By Claire Gordon • 21 October 2021 • 12:39
Recovering well from its fifth wave of coronavirus infections, Spain is now boasting one of the lowest incidence rates in the world. The peaks and troughs of virus cases have been sharp but ‘the new normal’ is rolling out across the country and there are hopes for full Christmas celebrations on the horizon. Despite the good news coming from home, the ‘Achilles heel’ of imported coronavirus cases has barely decreased since the peak of the fifth wave in July. This Spanish Covid list is now the main focus of the government.
The Centre for the Coordination of Health Alerts and Emergencies (CCAES) is putting high alert onto these import figures from the Ministry of Health. In the most recent week’s figures, there occurred 229 reports of a Covid case brought in from abroad. This is only a 20% reduction on the high numbers of peak summer. The national incidence rate then was 17 times higher than it is currently. Now it is around 40 cases per 100,000 inhabitants per 14 days, then it was 701 per 100,000.
The Ministry of Health has detected an average of 71 cases per day between the end of July and now, a total of 5,668 imported cases. The added issue with these cases is that they are from countries that have very high incidences of coronavirus and also make up the origin of a large number of Spanish foreign residents and tourists.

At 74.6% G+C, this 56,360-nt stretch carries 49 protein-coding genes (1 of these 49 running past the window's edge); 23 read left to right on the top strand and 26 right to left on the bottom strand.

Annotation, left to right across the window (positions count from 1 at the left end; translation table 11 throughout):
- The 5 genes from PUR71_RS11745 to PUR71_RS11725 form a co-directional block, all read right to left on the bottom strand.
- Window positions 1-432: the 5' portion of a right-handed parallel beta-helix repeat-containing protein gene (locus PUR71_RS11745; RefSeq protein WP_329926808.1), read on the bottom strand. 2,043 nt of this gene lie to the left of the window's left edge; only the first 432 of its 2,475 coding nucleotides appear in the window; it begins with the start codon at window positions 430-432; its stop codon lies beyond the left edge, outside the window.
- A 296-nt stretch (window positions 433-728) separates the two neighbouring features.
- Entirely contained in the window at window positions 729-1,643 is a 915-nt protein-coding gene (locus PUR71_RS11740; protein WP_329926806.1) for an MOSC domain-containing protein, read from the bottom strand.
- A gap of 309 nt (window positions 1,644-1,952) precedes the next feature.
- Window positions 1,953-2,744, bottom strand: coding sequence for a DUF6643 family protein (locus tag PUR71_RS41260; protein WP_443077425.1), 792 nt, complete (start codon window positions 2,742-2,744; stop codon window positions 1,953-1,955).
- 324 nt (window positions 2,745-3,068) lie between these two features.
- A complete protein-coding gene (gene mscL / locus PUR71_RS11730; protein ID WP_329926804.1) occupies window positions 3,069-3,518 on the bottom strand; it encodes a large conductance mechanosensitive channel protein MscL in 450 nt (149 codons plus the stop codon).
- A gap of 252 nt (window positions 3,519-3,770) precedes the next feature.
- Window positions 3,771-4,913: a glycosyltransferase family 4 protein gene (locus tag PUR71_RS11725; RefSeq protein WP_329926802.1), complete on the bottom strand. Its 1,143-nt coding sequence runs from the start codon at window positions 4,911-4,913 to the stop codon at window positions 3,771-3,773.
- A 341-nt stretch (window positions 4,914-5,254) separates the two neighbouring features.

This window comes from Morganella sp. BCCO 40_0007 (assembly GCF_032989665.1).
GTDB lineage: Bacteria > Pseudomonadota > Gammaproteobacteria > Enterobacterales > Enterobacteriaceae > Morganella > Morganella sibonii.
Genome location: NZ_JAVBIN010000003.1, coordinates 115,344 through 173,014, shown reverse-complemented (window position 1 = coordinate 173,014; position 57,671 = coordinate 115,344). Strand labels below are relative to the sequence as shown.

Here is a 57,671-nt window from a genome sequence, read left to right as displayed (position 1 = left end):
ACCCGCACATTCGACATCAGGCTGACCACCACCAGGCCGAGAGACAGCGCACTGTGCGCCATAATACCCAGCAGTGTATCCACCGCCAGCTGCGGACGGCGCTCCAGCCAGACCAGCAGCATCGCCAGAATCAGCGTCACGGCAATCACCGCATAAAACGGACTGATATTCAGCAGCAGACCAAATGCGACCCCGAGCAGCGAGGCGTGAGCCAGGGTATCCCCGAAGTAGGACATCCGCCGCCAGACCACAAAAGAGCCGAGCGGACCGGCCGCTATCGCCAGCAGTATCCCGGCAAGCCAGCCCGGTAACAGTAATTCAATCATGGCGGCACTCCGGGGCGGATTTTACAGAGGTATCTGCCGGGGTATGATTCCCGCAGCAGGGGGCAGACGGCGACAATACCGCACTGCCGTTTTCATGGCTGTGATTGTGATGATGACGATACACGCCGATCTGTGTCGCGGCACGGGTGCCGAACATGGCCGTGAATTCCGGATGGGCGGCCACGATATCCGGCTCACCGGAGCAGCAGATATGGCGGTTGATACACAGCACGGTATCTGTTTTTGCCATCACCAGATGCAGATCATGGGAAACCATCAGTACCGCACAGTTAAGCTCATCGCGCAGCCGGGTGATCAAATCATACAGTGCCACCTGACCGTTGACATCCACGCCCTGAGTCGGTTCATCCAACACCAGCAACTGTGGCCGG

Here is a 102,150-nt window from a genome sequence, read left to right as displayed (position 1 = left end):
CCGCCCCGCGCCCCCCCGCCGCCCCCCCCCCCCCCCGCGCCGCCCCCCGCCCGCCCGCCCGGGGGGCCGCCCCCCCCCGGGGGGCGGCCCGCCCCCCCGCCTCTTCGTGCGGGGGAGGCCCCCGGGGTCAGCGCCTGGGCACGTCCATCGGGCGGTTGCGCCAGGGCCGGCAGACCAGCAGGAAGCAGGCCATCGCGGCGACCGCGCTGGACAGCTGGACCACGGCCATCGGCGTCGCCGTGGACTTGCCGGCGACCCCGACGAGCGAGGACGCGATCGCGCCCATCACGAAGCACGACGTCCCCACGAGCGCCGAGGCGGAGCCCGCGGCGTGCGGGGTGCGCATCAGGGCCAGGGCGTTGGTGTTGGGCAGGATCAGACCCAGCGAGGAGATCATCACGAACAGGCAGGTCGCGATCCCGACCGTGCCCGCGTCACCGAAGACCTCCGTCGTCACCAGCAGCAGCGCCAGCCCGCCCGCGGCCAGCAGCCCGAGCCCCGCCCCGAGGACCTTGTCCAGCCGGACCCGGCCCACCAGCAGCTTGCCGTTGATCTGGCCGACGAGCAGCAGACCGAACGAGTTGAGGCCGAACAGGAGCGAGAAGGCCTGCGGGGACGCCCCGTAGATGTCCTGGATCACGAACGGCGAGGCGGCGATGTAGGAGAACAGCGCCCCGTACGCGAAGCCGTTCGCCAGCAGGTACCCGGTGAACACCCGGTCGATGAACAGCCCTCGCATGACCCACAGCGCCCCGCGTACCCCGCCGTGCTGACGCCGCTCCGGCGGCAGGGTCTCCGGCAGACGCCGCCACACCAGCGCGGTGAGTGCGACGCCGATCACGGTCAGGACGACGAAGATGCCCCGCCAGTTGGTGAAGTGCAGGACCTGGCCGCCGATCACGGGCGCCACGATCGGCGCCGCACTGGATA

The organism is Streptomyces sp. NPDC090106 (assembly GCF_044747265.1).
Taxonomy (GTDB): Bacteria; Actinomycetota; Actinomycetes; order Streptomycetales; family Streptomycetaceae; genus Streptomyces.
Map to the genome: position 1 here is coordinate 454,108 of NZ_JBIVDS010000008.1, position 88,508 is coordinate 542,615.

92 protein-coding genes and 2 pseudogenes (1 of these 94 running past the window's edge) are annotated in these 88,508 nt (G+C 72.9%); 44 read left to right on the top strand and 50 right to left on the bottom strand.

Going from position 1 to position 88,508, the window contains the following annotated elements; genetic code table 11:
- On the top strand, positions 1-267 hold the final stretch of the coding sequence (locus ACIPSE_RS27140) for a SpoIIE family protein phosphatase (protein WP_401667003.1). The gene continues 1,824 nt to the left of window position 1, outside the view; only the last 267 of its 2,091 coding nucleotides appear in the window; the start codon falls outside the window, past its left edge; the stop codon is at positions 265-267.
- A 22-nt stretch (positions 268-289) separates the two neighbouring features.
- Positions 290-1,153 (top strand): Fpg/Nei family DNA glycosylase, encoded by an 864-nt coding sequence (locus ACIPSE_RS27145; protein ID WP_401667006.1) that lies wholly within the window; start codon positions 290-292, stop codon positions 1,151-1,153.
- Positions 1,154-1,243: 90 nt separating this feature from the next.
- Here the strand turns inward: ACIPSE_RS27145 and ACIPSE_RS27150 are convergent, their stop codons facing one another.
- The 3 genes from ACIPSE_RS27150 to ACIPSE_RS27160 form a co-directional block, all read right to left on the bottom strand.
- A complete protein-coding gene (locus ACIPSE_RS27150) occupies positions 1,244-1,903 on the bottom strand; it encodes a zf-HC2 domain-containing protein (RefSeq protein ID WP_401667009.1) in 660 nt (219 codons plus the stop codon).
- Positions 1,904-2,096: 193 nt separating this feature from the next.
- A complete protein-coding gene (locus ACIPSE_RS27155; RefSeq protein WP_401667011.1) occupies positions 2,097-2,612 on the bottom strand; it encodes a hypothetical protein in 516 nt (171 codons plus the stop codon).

Romania is currently topping the imported Spanish covid list, with more than 196 cases coming through the borders in the last four weeks. Romanian is the nationality with the largest stable presence in Spain with more than one million residents. Their incidence rate is 20 times that of Spain and the highest cumulative rate of all of Europe. The second-highest on the list of import cases is the United Kingdom. The connection between the countries is two-fold with more than 300,000 UK residents and tens of thousands of tourists visiting Spain each year. The UK is reporting around 45,000 new infections per day with an incidence rate about 18 times higher than Spain.
During the summer the majority of imported cases came to Spain from its neighbour Portugal. These cases had much more of an effect at the time due to low vaccination rates and the boom of the Delta variant. Now the large number of cases coming in from abroad are having less of an effect due to Spain’s excellent vaccination campaign and the previous exposure to the variant, the Public Health Commission explains.
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